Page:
At the end of March, the European Parliament will sit down to vote on the new Copyright Directive, an unparalleled disaster in the history of internet regulation with the power to wipe out the EU's tech sector, handing permanent control of the internet over to US Big Tech, all in the name of protecting copyright (while simultaneously gutting protection for artists).
Right after that key vote, MEPs will fan out across Europe, returning to their home countries to start campaigning for the May elections. This timing is crucial, because it means that MEPs are really interested in whether their actions will cost them support from voters.
Voters hate the Copyright Directive and its internet-destroying Article 13. The petition to kill Article 13 has drawn more signatures than any other in EU history, and at this rate, a few days from now this petition will become the most popular petition in the history of the human race.
If you live in Europe, you can let your MEP know that your vote depends on their vote: the 2019 Pledge, brought to you by Epicenter Works, calls on MEPs to publicly pledge to reject Article 13. 44 MEPs have signed it so far, and work has just begun.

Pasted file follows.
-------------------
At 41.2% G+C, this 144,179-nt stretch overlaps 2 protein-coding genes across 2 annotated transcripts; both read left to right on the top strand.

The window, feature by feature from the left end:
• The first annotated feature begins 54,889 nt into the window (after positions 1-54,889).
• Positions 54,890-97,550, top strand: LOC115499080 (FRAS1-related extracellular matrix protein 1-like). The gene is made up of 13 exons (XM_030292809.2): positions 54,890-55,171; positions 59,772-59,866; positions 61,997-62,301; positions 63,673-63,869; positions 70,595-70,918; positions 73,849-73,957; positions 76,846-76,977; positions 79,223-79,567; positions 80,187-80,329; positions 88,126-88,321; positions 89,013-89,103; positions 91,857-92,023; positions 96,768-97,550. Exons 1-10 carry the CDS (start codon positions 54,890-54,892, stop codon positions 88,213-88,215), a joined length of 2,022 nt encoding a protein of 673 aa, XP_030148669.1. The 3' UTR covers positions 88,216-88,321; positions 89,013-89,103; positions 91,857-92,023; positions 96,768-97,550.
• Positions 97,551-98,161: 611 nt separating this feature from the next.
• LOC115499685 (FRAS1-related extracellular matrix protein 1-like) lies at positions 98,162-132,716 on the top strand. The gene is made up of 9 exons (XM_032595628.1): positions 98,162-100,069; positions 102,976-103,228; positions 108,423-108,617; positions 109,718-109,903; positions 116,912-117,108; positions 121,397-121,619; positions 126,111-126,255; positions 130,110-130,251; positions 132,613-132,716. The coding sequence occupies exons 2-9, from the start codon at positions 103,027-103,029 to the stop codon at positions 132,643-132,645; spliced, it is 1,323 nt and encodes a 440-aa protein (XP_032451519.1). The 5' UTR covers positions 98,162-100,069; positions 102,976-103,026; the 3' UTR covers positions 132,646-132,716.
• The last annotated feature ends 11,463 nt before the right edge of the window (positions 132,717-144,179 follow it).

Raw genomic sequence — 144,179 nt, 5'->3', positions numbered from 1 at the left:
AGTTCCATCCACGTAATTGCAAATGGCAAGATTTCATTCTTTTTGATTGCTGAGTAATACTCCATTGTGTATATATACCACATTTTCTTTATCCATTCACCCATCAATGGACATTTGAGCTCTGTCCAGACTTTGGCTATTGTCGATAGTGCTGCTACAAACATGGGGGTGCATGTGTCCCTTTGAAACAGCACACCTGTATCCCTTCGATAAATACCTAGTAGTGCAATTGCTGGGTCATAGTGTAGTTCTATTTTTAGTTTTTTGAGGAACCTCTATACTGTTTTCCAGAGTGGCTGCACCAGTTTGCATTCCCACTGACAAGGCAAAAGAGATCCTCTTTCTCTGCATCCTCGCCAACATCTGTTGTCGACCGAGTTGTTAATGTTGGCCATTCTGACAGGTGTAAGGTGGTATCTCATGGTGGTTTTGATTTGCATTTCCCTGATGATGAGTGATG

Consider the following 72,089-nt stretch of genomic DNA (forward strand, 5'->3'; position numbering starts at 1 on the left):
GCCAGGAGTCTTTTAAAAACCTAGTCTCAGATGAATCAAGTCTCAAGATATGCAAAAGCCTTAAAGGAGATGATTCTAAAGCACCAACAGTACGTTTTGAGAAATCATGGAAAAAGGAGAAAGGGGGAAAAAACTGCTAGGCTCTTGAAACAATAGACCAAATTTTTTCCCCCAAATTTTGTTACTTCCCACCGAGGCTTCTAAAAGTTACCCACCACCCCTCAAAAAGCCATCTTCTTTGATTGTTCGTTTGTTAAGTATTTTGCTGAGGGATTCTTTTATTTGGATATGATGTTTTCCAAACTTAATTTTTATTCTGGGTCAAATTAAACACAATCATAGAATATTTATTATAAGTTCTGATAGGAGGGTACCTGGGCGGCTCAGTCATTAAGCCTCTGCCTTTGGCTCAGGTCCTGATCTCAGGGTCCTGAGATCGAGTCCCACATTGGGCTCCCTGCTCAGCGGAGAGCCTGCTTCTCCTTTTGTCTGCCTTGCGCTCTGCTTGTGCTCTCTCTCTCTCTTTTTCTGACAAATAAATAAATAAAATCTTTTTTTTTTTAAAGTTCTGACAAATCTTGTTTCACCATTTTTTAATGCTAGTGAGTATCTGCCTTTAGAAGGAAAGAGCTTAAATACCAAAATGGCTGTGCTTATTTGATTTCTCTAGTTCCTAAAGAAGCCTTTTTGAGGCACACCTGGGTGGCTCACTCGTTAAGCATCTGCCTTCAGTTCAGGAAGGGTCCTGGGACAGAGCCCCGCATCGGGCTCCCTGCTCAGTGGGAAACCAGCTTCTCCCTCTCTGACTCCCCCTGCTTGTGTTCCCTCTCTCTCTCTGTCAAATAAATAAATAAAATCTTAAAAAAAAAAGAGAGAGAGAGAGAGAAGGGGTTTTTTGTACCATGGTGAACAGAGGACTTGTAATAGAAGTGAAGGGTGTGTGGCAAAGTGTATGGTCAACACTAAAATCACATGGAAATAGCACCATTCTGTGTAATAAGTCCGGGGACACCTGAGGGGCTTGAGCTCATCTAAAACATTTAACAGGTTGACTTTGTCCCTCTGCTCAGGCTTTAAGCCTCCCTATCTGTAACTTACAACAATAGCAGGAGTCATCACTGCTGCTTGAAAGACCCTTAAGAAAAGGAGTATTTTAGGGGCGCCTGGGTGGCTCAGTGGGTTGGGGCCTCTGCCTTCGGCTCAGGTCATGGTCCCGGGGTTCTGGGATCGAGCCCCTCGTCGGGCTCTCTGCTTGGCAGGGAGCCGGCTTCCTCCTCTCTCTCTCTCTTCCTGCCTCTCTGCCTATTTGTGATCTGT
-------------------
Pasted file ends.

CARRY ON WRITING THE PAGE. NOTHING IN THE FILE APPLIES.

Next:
The pledge's website lets you enter your country and your phone number and it will connect you with MEPs who have not yet taken the pledge and let you talk to them about why it's important that they do.
This is a key juncture, a moment when the fate of the internet itself hangs in the balance (and not just in Europe). It's also a moment when your voice really counts. Not one of these MEPs is going to campaign for re-election on the basis of their work to pass the Copyright Directive, but they know that their opponents will be out their campaigning to unseat any MEP who voted to destroy the internet.
Upload filters will break the internet:
Bad for users: Censorship machines
Anything we want to post will first need to be approved by error-prone upload filters Fewer things to do online
Millions of sites, apps, channels, videos and more will be blocked in the EU
Bad for creators: Creativity blocked
Parodies, movie reviews, Let's Play videos, memes and anything else that builds on copyrighted material will be caught up in the filters
Guilty until proven innocent: creators will need to put up constant fights to appeal filter errors
Bad for innovation: Big players made bigger
Giant internet platforms will be the only ones who can afford to comply
Less innovation: Fewer new apps and sites will be launched in the EU because it's too risky
Pledge 2019 [Epicenter Works]